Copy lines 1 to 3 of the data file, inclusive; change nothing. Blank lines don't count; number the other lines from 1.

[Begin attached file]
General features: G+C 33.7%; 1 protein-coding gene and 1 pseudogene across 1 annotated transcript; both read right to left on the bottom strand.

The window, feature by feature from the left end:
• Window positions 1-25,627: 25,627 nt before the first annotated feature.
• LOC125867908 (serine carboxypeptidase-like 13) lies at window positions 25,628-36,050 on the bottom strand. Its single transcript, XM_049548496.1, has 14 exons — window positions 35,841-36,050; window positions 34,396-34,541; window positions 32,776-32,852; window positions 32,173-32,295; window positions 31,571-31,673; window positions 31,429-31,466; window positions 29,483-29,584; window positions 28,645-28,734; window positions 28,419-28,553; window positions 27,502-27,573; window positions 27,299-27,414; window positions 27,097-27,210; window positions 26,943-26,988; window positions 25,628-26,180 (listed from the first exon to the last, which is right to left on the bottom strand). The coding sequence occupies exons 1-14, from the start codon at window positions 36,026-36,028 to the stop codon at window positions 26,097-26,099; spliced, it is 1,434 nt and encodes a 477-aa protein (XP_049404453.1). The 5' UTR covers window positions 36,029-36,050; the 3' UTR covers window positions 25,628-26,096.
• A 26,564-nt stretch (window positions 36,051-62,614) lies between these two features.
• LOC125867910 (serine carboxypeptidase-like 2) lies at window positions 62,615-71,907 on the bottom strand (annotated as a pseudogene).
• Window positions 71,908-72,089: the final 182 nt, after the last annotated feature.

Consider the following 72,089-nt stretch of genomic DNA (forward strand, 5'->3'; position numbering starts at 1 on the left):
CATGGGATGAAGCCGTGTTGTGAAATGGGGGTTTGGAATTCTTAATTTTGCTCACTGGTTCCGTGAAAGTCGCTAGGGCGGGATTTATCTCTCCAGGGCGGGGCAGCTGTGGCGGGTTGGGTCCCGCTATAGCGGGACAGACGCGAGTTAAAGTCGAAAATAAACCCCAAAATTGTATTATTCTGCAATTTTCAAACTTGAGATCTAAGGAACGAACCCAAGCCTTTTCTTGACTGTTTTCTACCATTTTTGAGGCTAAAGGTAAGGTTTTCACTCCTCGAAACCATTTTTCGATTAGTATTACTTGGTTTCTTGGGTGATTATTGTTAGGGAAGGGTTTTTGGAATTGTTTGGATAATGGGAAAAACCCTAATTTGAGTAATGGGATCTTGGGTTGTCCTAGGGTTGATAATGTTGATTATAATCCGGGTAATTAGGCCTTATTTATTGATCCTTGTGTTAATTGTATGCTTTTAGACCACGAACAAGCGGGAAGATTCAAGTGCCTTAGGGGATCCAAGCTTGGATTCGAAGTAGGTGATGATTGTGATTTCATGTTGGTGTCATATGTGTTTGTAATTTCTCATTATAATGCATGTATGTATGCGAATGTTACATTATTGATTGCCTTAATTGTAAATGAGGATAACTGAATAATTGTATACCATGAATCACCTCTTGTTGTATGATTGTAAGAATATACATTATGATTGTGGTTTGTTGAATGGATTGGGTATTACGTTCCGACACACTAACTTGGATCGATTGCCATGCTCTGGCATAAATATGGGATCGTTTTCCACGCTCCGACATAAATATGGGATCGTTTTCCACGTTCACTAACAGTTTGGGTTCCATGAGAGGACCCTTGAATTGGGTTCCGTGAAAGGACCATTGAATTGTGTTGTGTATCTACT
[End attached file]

General features: G+C 33.7%; 1 protein-coding gene and 1 pseudogene across 1 annotated transcript; both read right to left on the bottom strand.

The window, feature by feature from the left end:
• Window positions 1-25,627: 25,627 nt before the first annotated feature.